What impression do you get of Hong Kong’s boundaries? Apart from geography, what else are boundaries about? Would you associate boundaries with different sound?

When I was small, I would go to the Frontier Closed Area [1] at weekends to play at my grandma’s place in Chuk Yuen Village, Ta Kwu Ling. I always monkeyed around the fields nearby. That was back in the 90s. In the evening, I often heard flocks of birds twittering ebulliently to announce the fall of night. It meant dinner time was coming and I would have to wait until next weekend to revisit grandma. When I hear birds twitter now, my childhood moments in Chuk Yuen Village emerge in my mind at times.

Retrieving my childhood memories related to Chuk Yuen Village, I bring to mind the rustling sound made by the wind in an abandoned field. Sometimes, I could hear the symphony of the insects. There were a few villages in the neighbourhood, where pet dogs from every house would bark noisily at strangers passing by. The cacophony of the domestic animals in nearby pigsties and chicken farms was echoed between the valleys from time to time. There were mountain and rivers. There was a thin layer of wire fencing too; the noise of piling and car horns came from the other side constantly at an indistinguishable distance.

In the past, the livelihood of people in Chuk Yuen Village depended largely on agriculture. My grandparents, maternal aunt and mother were no exception. In the 80s, flooding damaged Chuk Yuen Village, which was near Shenzhen River. Thus, the village was relocated to an area further from the River. In the 90s, villagers who used to practise agriculture mainly turned to other industries. Most of their offspring worked in the city and some of the farmlands in the village were deserted successively. In 2014, since the Government constructed the Liantang/Heung Yuen Wai Boundary Control Point and its related roads [2], Chuk Yuen Village was once again relocated to Chuk Yuen Village Resite Area. The village houses in the village were standardised as a three-storey structure. The surrounding farmlands were mostly resumed for construction; they turned into construction sites in the blink of an eye.

The Frontier Closed Area has been set up for over 60 years. As the relationship between Hong Kong and China reshapes over time, the role of the boundary has gradually changed. For the recent few times I returned to Chuk Yuen Village, I discovered that various sounds were expanding and some were disappearing. Once heavily guarded and highly restricted, the Frontier Closed Area has now become an area actively developed by the Government [3].

‘Boundary Listening” looks into the experiences brought to humans by the changes of a place. We use our ears to perceive the stories of people living along the boundaries of Hong Kong and the specific boundaries of farming villages. Close your eyes and the boundaries become less tangible than when you look at them. Listen carefully and you get closer to a series of continuous and subtle changes. Yet, these changes are certainly not limited to the boundary areas. This feature story stems from the interview with my maternal aunt and mother. Both of them grew up in Chuk Yuen Village and had been doing farm work for a long time. They are witnesses to the transformation of the village and the boundaries. By looking into what my family has gone through, I explore the various sounds related to boundaries.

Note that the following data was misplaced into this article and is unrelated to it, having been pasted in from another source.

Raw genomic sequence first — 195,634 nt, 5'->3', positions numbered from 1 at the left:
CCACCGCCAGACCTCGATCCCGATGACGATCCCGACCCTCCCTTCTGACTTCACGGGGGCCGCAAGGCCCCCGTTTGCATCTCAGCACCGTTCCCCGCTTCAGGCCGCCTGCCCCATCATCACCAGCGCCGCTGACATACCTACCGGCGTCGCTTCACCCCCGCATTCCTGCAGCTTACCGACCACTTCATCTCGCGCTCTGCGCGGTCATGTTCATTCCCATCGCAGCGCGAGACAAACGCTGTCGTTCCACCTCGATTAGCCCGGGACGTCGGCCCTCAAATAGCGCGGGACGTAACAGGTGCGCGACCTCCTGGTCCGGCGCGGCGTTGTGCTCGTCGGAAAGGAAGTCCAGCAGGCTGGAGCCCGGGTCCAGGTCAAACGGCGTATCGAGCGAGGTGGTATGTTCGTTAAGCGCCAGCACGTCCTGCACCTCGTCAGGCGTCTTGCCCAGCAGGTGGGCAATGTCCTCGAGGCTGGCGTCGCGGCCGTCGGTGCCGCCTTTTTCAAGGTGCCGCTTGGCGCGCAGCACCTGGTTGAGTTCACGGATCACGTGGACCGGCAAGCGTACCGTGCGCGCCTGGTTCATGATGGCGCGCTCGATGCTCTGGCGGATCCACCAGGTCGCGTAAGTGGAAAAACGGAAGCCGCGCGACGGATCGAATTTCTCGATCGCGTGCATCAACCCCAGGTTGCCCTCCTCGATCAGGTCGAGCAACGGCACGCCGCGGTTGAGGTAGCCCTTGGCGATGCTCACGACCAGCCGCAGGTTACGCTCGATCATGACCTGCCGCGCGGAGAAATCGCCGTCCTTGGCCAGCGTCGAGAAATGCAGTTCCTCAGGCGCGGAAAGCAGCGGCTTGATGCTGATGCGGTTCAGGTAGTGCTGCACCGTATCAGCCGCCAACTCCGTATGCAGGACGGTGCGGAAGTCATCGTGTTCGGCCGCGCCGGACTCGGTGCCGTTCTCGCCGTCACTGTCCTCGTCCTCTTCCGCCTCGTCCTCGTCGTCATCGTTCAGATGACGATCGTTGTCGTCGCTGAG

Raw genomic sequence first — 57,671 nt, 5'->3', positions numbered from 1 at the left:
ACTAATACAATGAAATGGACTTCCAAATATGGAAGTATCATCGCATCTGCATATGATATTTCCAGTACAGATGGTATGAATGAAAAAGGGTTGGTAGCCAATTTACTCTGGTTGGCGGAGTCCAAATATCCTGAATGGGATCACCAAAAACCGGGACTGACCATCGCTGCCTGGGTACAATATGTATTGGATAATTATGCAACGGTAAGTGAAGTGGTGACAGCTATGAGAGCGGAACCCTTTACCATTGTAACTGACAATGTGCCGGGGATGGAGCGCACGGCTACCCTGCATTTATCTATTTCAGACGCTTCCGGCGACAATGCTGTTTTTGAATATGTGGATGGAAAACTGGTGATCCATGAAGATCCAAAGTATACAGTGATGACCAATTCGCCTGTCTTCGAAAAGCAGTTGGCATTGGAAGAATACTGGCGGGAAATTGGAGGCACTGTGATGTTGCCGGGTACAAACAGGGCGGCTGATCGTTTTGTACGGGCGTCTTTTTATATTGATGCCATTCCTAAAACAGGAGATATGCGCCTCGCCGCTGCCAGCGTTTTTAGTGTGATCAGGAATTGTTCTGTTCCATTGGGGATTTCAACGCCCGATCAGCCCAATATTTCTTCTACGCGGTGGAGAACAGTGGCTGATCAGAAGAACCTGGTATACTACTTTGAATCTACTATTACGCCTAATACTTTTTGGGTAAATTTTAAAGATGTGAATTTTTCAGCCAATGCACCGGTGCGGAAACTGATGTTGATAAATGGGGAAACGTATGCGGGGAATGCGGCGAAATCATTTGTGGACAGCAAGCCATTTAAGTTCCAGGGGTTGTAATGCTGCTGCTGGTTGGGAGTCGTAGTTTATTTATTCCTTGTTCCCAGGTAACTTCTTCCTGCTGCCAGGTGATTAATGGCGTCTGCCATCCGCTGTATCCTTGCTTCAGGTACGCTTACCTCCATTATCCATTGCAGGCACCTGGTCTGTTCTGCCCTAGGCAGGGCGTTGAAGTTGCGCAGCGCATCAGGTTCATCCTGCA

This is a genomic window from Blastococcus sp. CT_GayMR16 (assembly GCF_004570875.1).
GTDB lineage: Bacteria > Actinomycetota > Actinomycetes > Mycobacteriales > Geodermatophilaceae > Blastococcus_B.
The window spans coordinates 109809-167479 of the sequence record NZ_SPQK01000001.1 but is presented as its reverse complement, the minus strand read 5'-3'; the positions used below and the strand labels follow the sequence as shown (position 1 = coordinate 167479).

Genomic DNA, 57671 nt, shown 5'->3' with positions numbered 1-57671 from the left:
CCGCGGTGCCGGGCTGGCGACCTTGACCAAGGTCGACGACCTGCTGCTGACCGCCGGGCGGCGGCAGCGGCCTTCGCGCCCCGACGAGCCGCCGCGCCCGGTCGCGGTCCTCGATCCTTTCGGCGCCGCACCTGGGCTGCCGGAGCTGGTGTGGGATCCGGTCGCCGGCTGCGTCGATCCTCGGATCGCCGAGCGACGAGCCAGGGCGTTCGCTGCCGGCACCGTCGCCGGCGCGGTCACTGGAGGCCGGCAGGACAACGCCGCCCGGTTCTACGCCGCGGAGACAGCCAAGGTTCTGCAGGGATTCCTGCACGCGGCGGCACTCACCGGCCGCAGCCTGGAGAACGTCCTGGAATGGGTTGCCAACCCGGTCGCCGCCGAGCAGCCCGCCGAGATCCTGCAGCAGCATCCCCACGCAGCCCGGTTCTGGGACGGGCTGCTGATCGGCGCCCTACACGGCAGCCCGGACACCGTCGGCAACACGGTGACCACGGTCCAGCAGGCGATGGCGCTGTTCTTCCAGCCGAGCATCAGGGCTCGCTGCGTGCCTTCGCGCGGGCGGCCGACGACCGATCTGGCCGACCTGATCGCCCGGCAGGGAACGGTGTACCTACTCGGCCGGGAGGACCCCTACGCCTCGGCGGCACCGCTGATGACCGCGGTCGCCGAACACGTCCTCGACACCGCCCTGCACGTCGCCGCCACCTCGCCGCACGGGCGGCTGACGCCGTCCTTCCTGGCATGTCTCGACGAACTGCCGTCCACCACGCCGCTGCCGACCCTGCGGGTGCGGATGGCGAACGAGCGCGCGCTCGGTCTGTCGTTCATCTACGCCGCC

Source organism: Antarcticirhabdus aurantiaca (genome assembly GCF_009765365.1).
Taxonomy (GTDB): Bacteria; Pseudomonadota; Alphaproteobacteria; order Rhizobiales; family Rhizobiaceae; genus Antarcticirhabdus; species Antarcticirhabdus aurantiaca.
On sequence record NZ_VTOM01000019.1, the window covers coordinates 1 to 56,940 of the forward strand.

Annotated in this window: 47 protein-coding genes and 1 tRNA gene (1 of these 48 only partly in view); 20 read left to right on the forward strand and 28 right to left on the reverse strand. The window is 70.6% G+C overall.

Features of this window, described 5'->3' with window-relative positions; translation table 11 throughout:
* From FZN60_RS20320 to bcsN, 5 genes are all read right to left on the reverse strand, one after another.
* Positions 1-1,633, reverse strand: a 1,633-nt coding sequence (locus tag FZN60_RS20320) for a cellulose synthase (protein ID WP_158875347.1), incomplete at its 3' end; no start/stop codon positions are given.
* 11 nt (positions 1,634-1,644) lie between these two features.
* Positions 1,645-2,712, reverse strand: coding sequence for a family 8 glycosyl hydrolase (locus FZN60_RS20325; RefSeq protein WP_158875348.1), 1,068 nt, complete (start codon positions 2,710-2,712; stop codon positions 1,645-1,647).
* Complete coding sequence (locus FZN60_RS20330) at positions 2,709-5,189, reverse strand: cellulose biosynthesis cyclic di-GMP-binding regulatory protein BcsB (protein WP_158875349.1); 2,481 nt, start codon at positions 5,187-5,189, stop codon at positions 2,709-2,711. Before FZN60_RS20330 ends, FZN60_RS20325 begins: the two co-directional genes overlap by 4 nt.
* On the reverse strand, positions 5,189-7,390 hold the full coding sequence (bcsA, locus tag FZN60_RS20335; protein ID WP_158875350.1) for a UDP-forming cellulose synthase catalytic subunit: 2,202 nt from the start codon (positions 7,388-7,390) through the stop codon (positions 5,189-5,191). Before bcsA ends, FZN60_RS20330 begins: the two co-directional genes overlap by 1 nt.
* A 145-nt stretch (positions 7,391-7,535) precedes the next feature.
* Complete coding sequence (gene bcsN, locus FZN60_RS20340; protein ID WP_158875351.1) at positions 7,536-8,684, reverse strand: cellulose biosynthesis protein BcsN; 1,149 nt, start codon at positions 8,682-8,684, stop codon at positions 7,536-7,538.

The sound recordings are transformed into graphics, as inspired by Samson Young’s work Liquid Borders [4]. Thank you, Samson.

[1] The Frontier Closed Area (FCA) between Hong Kong and China was set up by the Hong Kong Government under the Public Order Ordinance in 1951 for security and defence purposes. People entering or leaving FCA must present a Closed Area Permit. On 15 February 2012, the HKSAR started to reduce the size of FCA in stages. The final FCA reduction exercise was completed on 4 January 2016. Currently, only the boundary patrol road and the sea areas near the boundary belong to FCA.

[2] The affected area resulted from the construction project at the boundary control point building and the associated roads is indicated clearly in the Liantang/Heung Yuen Wai Boundary Control Point and Associated Works Environmental Impact Assessment Report (p. 17) by the Civil Engineering and Development Department, HKSAR.

[3] In 2006, the Hong Kong Government and the Shenzhen Government began to research on the construction at Liantang/Heung Yuen Wai Boundary Control Point. The project started in 2013. In the “Hong Kong 2030” study released in 2007, the concept of boundary area development is included in the section about Hong Kong’s boundary.

The conceptual framework for New Territories North in the “Hong Kong 2030+” study released in late 2016 indicates the Government’s intention to develop new towns and logistics facilities at the boundary crossings.

[4] Artist Samson Young researched on and made Liquid Borders at the Frontier Closed Area in the North part of Hong Kong between 2012 and 2014. He collected the sounds that form the audio divide separating Hong Kong and the Mainland and presented them through different medium (sound, drawings, text and archives).
Project website









[2] 香港特別行政區土力工程拓展署有關興建蓮塘/香園圍口岸及相關工程之環境影響評估研究(第17頁)清楚指出口岸大樓及相關道路的建築工程所影響的範圍。

[3] 2006年,香港政府與深圳政府開始研究興建蓮塘/香園圍口岸,工程於2013年動工。而於2007年公佈的「香港2030」研究中有關香港邊境的部份,亦有發展邊境地區的構思。


[4] 藝術家楊嘉輝於2012至2014年在香港北部的邊境禁區進行《暴力邊界》計劃,收集中港邊境線上隔離物的聲音,並以不同媒介(聲音、畫作、文本及檔案)呈現作品。